Contact us at NPFAC@mednet.ucla.edu to speak with a volunteer.
UCLA Neurosurgery’s Peer Support Program is a free resource that connects you with a former UCLA Neurosurgery patient or family member of a former patient during your hospital stay or beyond.
This is not medical advice.
This is an opportunity to connect with an individual who can empathize with your experiences.
Department of Neurosurgery Peer Support Program Volunteer Bios
On March 13, 2016, I suffered a TBI after falling off my horse in which I fractured my skull and fully occluded my right internal carotid artery. Although, I did not have a massive stroke immediately upon losing blood supply to half of my brain, I did have a small stroke a few days later that paralyzed my left side for nearly one month. My horse and I both fell, and while my horse was trying to stand back up he stepped on the back right corner of my skull and fractured the base of my skull, which compressed my facial and trigeminal nerves and caused loss of both sensation and movement in half of my face.
This brings me to my encounter with UCLA neurosurgery; I was transferred to UCLA just days after my accident from another hospital, and Drs. Blanco and Vespa of the neuro-ICU were the ones that kept me alive those first few days. Dr. Neil Martin partnered with Dr. Akira Ishiyama to perform a 12-hour surgery to repair my skull and decompress my facial nerve. Leading up to the surgery, they weren’t sure what condition my nerve was in; I wasn’t stable enough for surgery until an entire month had passed since my accident, so whatever damage the nerve had suffered would likely be long-term. Luckily, the nerve was not severed but did not regenerate fully, and I still have near-total numbness and paralysis on the right side of my face. In total, I was at UCLA in the neuro/stroke unit for 2 months, then an external inpatient rehab facility for 2 weeks.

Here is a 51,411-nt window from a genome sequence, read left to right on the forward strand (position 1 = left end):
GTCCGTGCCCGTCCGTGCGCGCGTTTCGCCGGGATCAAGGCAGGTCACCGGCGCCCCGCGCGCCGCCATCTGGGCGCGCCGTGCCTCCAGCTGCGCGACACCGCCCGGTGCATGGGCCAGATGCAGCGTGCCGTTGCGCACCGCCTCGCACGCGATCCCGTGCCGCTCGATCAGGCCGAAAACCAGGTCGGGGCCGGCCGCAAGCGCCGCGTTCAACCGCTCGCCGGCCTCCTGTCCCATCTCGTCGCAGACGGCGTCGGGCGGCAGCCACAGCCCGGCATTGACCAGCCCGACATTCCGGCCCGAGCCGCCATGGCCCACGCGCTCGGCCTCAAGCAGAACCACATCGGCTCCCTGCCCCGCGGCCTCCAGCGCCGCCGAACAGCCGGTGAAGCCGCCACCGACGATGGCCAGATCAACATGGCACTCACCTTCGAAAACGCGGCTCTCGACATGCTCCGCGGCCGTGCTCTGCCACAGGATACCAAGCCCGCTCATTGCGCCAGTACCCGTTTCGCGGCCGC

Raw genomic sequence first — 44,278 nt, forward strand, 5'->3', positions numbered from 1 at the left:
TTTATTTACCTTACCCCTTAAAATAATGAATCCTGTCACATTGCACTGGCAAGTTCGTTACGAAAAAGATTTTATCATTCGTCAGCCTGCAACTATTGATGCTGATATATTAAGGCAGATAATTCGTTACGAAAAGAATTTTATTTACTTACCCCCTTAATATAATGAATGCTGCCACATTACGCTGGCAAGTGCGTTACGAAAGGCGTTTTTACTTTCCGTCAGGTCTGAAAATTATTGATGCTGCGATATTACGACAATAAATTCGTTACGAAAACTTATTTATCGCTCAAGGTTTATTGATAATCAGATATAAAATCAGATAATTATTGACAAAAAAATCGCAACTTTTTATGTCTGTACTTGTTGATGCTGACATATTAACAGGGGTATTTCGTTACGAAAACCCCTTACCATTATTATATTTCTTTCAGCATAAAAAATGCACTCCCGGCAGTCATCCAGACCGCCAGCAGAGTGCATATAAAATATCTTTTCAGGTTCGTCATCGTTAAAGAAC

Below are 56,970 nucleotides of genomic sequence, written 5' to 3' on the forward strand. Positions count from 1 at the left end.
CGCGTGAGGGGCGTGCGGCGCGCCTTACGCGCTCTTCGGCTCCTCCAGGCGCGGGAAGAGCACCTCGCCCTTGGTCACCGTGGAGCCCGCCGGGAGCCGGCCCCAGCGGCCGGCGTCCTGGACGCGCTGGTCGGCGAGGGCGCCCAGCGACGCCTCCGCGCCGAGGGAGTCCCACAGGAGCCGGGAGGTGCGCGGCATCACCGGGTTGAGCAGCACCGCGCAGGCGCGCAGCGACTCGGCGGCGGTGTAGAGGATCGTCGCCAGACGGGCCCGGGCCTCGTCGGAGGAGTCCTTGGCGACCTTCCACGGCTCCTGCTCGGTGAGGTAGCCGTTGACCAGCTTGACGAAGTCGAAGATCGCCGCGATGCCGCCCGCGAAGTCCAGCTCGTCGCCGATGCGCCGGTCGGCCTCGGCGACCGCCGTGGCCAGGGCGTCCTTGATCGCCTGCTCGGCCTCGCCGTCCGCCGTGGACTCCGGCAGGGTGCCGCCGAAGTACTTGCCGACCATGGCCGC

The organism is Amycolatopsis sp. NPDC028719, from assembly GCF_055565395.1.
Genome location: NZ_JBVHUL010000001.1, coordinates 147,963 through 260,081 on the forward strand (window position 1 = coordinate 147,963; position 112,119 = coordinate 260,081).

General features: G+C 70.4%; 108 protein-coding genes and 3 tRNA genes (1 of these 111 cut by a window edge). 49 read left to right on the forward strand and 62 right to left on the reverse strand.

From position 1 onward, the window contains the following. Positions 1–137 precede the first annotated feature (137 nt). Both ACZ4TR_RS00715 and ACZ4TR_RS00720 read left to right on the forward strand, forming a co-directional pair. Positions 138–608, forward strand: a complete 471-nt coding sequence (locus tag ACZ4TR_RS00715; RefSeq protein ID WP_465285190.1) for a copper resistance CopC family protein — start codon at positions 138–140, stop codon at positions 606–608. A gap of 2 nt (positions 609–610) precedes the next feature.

Nearly 4 years later, I have graduated college, and am currently working as a research scientist at a local biotechnology startup company. I am in the process of applying to medical school; my desire to pursue medicine has undoubtedly stemmed from my experience with UCLA Health and the incredible care and compassion I received.
NPFAC member Brad Lusk was admitted to UCLA in February 2006 for a Meningioma resection. In February 2007, he completed 31 Radiation Treatments. He repeated another 31 treatments in January 2016. Brad volunteers regularly with UCLA in the Neurosurgery Departments Peer Support Program. He continues to run competitively in 10K races. He is a delegate for AMAC (Association of Mature American Citizens) in the 33rd Congressional District and a member of the Trail Crew at Snow Canyon State Park.
My name is Chinna Balachandran, and I sustained a traumatic brain injury in January of 2019 while playing a sport. It was not immediately clear that anything was wrong; I did not lose consciousness or even fall down, I had coherent conversations with people after playing, and I drove home without issue. About an hour after going home, while showering, I began noticing signs of neurological dysfunction. First, I saw dark circles out of both of my eyes. I then vomited, and my breathing became increasingly labored. I then lost control of all motor function on the left side of my body, and soon thereafter, I was in and out of consciousness. I was able to signal to my partner who was in the other room that I needed to go to the hospital by thrashing loudly on the floor. UCLA found that I had sustained a subdural hematoma, which was causing cranial herniation, and the tilt on my brainstem would have killed me if not for the on-call neurosurgeon's decision to perform a decompressive craniotomy.